April 2012
Volume 53, Issue 4
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Retina  |   April 2012
Creatine Transporter Immunolocalization in Aged Human and Detached Retinas
Author Affiliations & Notes
  • Clairton F. de Souza
    From theDepartment of Ophthalmology, University of Auckland, Auckland, New Zealand;
    Department of Optometry and Vision Science, University of Auckland, Auckland, New Zealand;
    New Zealand National Eye Centre, University of Auckland, Auckland, New Zealand
  • Michael Kalloniatis
    Department of Optometry and Vision Science, University of Auckland, Auckland, New Zealand;
    New Zealand National Eye Centre, University of Auckland, Auckland, New Zealand
    Centre for Eye Health, University of New South Wales, Sydney, Australia; and
    School of Optometry and Vision Science, University of New South Wales, Sydney, Australia.
  • David L. Christie
    Molecular, Cellular, and Developmental Biology, School of Biological Sciences, University of Auckland, Auckland, New Zealand;
  • Philip J. Polkinghorne
    From theDepartment of Ophthalmology, University of Auckland, Auckland, New Zealand;
    New Zealand National Eye Centre, University of Auckland, Auckland, New Zealand
  • Charles N. J. McGhee
    From theDepartment of Ophthalmology, University of Auckland, Auckland, New Zealand;
    New Zealand National Eye Centre, University of Auckland, Auckland, New Zealand
  • Monica L. Acosta
    Department of Optometry and Vision Science, University of Auckland, Auckland, New Zealand;
    New Zealand National Eye Centre, University of Auckland, Auckland, New Zealand
  • Corresponding author: Monica Acosta, Department of Optometry and Vision Science, University of Auckland, Private Bag 92019, Auckland, New Zealand; m.acosta@auckland.ac.nz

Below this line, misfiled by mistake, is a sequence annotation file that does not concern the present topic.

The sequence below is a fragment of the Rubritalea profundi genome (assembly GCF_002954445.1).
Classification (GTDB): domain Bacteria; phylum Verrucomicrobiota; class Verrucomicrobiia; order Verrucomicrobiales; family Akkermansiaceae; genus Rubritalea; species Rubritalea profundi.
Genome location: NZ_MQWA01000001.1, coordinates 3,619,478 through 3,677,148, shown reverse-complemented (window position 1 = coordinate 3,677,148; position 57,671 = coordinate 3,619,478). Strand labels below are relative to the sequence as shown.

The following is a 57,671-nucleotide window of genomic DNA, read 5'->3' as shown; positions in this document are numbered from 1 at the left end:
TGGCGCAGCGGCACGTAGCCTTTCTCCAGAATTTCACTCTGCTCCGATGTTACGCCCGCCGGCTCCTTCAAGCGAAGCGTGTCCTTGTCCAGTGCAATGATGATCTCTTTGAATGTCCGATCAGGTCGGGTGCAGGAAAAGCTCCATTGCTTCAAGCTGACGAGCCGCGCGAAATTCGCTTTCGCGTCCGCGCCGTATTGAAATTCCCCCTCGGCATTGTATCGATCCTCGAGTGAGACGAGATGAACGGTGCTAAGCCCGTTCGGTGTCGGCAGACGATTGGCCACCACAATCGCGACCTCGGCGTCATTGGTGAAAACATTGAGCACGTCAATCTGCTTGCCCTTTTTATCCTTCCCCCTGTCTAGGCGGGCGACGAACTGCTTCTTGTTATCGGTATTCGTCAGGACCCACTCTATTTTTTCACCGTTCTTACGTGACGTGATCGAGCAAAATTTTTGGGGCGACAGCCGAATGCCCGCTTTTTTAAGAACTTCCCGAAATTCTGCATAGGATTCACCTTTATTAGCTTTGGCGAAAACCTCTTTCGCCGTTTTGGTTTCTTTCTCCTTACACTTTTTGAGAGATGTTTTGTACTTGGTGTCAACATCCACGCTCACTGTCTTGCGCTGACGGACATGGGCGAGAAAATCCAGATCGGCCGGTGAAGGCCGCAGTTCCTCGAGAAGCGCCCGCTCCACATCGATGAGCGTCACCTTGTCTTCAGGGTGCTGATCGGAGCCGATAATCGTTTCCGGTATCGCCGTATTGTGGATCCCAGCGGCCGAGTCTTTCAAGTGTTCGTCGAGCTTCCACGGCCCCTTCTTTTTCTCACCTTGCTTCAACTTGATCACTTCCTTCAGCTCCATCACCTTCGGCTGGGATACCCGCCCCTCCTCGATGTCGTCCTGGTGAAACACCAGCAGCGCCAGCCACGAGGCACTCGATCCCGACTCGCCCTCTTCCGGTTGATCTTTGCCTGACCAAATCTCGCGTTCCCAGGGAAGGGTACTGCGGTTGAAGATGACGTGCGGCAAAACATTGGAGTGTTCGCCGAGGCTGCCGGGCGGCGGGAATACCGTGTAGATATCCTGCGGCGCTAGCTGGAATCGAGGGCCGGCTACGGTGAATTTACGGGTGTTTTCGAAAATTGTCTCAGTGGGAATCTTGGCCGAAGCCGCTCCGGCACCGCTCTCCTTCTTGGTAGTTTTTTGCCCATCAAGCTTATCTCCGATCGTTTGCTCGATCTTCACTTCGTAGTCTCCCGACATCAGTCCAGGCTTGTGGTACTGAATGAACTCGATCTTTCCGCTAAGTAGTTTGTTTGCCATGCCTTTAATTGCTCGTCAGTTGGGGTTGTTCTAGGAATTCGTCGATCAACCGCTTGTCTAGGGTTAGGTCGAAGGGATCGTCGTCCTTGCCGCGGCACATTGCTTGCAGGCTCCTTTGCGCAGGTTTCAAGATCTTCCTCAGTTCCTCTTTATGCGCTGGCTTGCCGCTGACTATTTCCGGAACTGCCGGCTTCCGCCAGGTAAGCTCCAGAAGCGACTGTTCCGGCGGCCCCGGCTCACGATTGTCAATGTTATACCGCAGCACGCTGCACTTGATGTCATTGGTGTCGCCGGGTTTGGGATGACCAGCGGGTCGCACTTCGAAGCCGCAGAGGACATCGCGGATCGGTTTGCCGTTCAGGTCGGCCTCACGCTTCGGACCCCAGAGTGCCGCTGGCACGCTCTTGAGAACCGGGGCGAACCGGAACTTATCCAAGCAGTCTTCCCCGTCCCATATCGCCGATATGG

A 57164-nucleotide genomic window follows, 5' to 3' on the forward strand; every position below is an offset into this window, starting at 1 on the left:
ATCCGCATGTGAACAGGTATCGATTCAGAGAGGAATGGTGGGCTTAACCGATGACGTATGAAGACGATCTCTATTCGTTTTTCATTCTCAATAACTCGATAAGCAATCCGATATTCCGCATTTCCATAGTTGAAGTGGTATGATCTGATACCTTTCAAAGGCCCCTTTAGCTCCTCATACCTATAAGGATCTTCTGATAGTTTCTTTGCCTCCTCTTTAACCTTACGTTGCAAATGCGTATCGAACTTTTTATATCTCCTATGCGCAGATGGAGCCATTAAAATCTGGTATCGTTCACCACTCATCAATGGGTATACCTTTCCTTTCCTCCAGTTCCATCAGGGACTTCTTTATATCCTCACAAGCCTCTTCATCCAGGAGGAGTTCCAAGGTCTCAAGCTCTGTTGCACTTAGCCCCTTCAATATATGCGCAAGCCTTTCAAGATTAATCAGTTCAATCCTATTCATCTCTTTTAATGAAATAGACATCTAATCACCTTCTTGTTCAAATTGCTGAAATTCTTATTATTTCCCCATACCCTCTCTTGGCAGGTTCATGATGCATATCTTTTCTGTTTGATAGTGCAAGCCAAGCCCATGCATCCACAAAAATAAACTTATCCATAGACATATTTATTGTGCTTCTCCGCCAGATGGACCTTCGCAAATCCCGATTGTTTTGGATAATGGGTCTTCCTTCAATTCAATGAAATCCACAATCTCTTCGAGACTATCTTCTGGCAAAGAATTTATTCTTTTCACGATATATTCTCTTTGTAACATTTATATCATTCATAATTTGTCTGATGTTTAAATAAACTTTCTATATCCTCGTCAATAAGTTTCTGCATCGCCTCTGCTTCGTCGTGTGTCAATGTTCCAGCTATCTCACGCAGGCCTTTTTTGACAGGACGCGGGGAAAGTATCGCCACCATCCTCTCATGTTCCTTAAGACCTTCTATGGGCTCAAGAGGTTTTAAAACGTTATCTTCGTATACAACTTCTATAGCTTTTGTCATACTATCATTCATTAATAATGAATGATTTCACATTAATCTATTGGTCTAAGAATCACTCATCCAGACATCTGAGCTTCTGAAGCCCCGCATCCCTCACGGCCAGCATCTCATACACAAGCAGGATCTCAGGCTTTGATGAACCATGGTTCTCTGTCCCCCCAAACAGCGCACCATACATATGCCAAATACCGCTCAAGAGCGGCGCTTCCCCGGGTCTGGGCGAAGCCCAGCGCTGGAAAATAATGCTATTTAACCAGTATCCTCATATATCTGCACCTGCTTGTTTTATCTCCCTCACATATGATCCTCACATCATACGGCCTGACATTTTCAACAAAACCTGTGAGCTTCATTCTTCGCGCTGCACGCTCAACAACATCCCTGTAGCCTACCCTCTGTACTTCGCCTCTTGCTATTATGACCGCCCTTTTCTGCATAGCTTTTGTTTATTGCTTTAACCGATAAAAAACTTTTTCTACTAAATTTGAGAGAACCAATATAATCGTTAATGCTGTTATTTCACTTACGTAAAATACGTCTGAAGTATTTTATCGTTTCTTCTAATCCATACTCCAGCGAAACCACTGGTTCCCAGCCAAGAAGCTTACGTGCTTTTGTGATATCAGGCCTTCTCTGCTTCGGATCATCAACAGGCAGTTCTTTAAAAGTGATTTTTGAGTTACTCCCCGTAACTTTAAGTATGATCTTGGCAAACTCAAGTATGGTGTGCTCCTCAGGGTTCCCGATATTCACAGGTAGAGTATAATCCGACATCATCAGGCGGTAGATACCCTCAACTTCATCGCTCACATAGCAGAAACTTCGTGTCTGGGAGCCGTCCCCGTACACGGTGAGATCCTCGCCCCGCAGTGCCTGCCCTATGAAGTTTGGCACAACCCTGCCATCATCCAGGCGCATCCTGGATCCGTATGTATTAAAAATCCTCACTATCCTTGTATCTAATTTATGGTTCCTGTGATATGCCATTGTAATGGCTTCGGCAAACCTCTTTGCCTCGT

Investigative Ophthalmology & Visual Science April 2012, Vol.53, 1936-1945. doi:10.1167/iovs.11-8462
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      Clairton F. de Souza, Michael Kalloniatis, David L. Christie, Philip J. Polkinghorne, Charles N. J. McGhee, Monica L. Acosta; Creatine Transporter Immunolocalization in Aged Human and Detached Retinas. Invest. Ophthalmol. Vis. Sci. 2012;53(4):1936-1945. doi: 10.1167/iovs.11-8462.

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      © 2016 Association for Research in Vision and Ophthalmology.

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Abstract

Purpose.: To identify the distribution of creatine transporter (CRT) in the aged human retina and how this expression pattern is modified after retinal detachment.

Methods.: An affinity-purified antibody raised against the CRT was used in the immunohistochemical investigation. The anti-CRT antibody was colocalized with neuronal markers (calbindin, parvalbumin, Islet-1, calretinin, GAD67, Go-alpha), glia markers (glutamine synthetase, glial fibrillary acid protein), and a blood vessel basal membrane marker (laminin). Confocal microscopy was used to visualize the labeling patterns in retinal sections. The level of CRT expression was determined in the retina using a semiquantification method.